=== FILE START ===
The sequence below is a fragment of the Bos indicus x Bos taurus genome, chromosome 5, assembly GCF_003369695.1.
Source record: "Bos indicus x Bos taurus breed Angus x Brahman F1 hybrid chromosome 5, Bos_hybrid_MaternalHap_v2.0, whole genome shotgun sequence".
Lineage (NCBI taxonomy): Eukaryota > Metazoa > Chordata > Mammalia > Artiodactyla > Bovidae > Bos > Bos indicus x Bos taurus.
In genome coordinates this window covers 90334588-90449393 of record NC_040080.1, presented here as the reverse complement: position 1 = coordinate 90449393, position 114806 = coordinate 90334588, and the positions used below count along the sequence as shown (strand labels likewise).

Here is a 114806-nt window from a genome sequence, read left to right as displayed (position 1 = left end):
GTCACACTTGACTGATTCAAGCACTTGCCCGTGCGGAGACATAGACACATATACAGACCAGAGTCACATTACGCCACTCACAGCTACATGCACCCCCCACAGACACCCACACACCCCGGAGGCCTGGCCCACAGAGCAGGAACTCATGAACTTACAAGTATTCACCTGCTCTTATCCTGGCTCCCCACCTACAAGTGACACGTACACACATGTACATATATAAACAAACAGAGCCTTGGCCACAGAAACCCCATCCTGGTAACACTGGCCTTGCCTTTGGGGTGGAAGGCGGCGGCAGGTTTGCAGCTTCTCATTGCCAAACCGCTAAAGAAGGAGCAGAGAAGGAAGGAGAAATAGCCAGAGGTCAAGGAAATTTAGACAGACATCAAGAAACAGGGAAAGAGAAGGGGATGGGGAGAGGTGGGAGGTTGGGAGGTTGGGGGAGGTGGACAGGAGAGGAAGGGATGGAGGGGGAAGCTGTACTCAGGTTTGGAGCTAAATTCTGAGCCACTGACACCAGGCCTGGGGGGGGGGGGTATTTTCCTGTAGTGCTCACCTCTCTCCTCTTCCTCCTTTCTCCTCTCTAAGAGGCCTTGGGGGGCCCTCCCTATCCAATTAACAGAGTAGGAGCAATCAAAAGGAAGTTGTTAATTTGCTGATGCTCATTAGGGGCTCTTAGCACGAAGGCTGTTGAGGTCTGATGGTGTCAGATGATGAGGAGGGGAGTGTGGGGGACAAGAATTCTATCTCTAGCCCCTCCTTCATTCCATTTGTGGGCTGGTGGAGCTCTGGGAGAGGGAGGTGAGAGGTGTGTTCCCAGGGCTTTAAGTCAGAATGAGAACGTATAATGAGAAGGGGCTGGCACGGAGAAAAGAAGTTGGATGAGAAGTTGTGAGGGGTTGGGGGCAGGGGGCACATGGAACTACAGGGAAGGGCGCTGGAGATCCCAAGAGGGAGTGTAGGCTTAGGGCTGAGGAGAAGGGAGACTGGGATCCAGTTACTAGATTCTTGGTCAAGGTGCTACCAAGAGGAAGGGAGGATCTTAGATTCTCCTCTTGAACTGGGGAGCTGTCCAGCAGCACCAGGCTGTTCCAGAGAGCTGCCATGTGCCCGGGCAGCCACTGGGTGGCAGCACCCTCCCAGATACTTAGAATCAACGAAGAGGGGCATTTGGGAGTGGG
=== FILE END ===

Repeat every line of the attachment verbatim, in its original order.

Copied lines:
The sequence below is a fragment of the Bos indicus x Bos taurus genome, chromosome 5, assembly GCF_003369695.1.
Source record: "Bos indicus x Bos taurus breed Angus x Brahman F1 hybrid chromosome 5, Bos_hybrid_MaternalHap_v2.0, whole genome shotgun sequence".
Lineage (NCBI taxonomy): Eukaryota > Metazoa > Chordata > Mammalia > Artiodactyla > Bovidae > Bos > Bos indicus x Bos taurus.
In genome coordinates this window covers 90334588-90449393 of record NC_040080.1, presented here as the reverse complement: position 1 = coordinate 90449393, position 114806 = coordinate 90334588, and the positions used below count along the sequence as shown (strand labels likewise).

Here is a 114806-nt window from a genome sequence, read left to right as displayed (position 1 = left end):
GTCACACTTGACTGATTCAAGCACTTGCCCGTGCGGAGACATAGACACATATACAGACCAGAGTCACATTACGCCACTCACAGCTACATGCACCCCCCACAGACACCCACACACCCCGGAGGCCTGGCCCACAGAGCAGGAACTCATGAACTTACAAGTATTCACCTGCTCTTATCCTGGCTCCCCACCTACAAGTGACACGTACACACATGTACATATATAAACAAACAGAGCCTTGGCCACAGAAACCCCATCCTGGTAACACTGGCCTTGCCTTTGGGGTGGAAGGCGGCGGCAGGTTTGCAGCTTCTCATTGCCAAACCGCTAAAGAAGGAGCAGAGAAGGAAGGAGAAATAGCCAGAGGTCAAGGAAATTTAGACAGACATCAAGAAACAGGGAAAGAGAAGGGGATGGGGAGAGGTGGGAGGTTGGGAGGTTGGGGGAGGTGGACAGGAGAGGAAGGGATGGAGGGGGAAGCTGTACTCAGGTTTGGAGCTAAATTCTGAGCCACTGACACCAGGCCTGGGGGGGGGGGGTATTTTCCTGTAGTGCTCACCTCTCTCCTCTTCCTCCTTTCTCCTCTCTAAGAGGCCTTGGGGGGCCCTCCCTATCCAATTAACAGAGTAGGAGCAATCAAAAGGAAGTTGTTAATTTGCTGATGCTCATTAGGGGCTCTTAGCACGAAGGCTGTTGAGGTCTGATGGTGTCAGATGATGAGGAGGGGAGTGTGGGGGACAAGAATTCTATCTCTAGCCCCTCCTTCATTCCATTTGTGGGCTGGTGGAGCTCTGGGAGAGGGAGGTGAGAGGTGTGTTCCCAGGGCTTTAAGTCAGAATGAGAACGTATAATGAGAAGGGGCTGGCACGGAGAAAAGAAGTTGGATGAGAAGTTGTGAGGGGTTGGGGGCAGGGGGCACATGGAACTACAGGGAAGGGCGCTGGAGATCCCAAGAGGGAGTGTAGGCTTAGGGCTGAGGAGAAGGGAGACTGGGATCCAGTTACTAGATTCTTGGTCAAGGTGCTACCAAGAGGAAGGGAGGATCTTAGATTCTCCTCTTGAACTGGGGAGCTGTCCAGCAGCACCAGGCTGTTCCAGAGAGCTGCCATGTGCCCGGGCAGCCACTGGGTGGCAGCACCCTCCCAGATACTTAGAATCAACGAAGAGGGGCATTTGGGAGTGGG